The Christian settlers feared the site and said that witches gathered there on Walpurgisnacht. Some practitioners of Braucherei, though, instead identified Hexenkopf as the home of Holle here in the new settlement. As such, Holle is viewed as the Mother of the Deitsch folk, and Urglaawer celebrate the return of Holle from the Furious Host at Hexenkopf. German Heathen groups have recently begun to make annual pilgrimages to the site as well.

One of the goals of Distelfink Sippschaft is to revive the other traditions of the old parades and to reattach the original significance to the observances that have not died out. We are fortunate enough to live in an area and to have access to a culture that has so much knowledge that was guarded by the practitioners of the old ways.


A part of Deitsch culture that is heard of very infrequently is the history of the Redemptioners or Redemptionists. These are the first-generation Deitsch settlers who placed themselves into indentured servitude (read: slavery) in order to afford the journey to the Colonies.

Numerous books cite the historical existence of the Redemptioners, but few go into detail as much as True Heroes of Provincial Pennsylvania, by Julius F. Sachse. This book is old and was not easy to find. Fortunately, however, it was digitized in 2009 with funding from the University of Pittsburgh Library System.

The piece describes very well the vagaries of the Redemptioner system, starting with the agents who were slick enough to convince Palatines to emigrate without having their fare paid. Thus, they were forced to sign themselves into slavery, and then their labor was sold, whether on shipboard, at the ports, or in caravans over the countryside. Resistance meant death or imprisonment. Sachse asserts that the conditions under which the Redemptioners lived were often worse than those of the slaves in the South.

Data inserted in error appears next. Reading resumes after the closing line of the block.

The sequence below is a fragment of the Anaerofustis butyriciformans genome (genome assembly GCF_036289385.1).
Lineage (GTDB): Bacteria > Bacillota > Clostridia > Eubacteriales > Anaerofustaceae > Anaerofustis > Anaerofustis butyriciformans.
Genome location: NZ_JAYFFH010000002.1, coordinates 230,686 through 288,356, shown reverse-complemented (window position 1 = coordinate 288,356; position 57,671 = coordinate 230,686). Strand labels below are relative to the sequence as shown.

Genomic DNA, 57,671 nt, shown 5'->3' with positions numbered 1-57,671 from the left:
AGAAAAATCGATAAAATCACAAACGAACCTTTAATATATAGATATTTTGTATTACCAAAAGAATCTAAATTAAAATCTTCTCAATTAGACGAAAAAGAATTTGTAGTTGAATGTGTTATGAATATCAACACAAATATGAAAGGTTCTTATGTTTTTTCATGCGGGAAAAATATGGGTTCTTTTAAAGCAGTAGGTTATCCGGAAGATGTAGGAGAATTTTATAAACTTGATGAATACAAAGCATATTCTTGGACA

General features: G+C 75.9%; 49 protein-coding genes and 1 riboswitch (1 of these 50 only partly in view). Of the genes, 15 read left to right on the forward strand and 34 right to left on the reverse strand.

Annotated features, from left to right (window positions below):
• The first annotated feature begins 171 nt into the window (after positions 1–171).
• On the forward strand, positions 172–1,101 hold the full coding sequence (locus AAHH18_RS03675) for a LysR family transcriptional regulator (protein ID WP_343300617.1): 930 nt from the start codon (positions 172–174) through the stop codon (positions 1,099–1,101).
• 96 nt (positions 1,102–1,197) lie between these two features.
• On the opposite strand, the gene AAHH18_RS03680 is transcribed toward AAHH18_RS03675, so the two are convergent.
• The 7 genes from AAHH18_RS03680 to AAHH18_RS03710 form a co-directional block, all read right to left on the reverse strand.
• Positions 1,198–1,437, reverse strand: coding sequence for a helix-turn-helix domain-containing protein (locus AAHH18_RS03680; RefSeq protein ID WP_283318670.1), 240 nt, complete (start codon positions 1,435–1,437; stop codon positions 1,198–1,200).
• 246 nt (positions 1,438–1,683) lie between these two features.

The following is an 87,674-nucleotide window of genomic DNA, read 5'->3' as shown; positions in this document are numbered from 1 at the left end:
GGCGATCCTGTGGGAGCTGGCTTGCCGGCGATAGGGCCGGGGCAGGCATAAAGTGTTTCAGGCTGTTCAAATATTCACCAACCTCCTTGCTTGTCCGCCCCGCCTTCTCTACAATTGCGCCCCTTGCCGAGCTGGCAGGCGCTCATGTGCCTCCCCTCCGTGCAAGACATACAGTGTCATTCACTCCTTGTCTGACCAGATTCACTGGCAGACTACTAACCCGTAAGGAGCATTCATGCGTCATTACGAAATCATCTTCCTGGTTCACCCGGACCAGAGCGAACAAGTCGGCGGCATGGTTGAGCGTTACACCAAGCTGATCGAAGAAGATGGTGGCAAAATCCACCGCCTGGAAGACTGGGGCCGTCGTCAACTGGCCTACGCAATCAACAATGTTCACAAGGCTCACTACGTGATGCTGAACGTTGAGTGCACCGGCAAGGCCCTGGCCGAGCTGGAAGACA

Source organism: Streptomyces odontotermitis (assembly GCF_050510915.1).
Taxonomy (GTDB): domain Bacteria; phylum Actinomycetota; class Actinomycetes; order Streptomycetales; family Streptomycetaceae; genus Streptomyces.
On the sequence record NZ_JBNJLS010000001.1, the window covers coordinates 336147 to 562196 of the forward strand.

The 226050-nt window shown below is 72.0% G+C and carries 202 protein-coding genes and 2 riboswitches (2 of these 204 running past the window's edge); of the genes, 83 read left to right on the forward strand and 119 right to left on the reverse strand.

Other books, such as William T. Parsons', Pennsylvania Germans: A Persistent Minority, cite the sympathy that the Deitsch had with the plight of the Southern slaves. One way to view this sympathy is from the shared experiences of the Deitsch pioneers, many of whom had lived in virtual slavery in Europe and were witnessing similar conditions in the South. Redemptioners who had paid off their bondage also would be sympathetic to the slaves of the South, too. As such, the first protest against slavery in the Americas took place in Germantown, PA, in 1688.

Many of us here in the Deitscherei have at least one ancestor who was a Redemptioner. Many, if not most of us, have no idea what sacrifices the Redemptioners made for their families. This cruel, exploitative practice, along with the abominable institution of slavery against which our ancestors shed their blood, should not be forgotten, lest we be doomed to repeat it.

Distelfink Sippschaft